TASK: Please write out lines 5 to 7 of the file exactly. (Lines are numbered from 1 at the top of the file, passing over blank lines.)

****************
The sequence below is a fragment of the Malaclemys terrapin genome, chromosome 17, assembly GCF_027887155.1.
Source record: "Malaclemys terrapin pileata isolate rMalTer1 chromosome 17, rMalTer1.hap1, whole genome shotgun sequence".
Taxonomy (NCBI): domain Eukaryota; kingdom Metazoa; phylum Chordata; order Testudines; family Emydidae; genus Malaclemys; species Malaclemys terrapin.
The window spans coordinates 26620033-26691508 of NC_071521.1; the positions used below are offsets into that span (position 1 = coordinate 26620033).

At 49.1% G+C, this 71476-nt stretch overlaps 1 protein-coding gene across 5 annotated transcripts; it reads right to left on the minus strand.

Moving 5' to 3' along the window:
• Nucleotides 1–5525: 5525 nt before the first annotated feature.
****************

At 49.1% G+C, this 71476-nt stretch overlaps 1 protein-coding gene across 5 annotated transcripts; it reads right to left on the minus strand.

Moving 5' to 3' along the window:
• Nucleotides 1–5525: 5525 nt before the first annotated feature.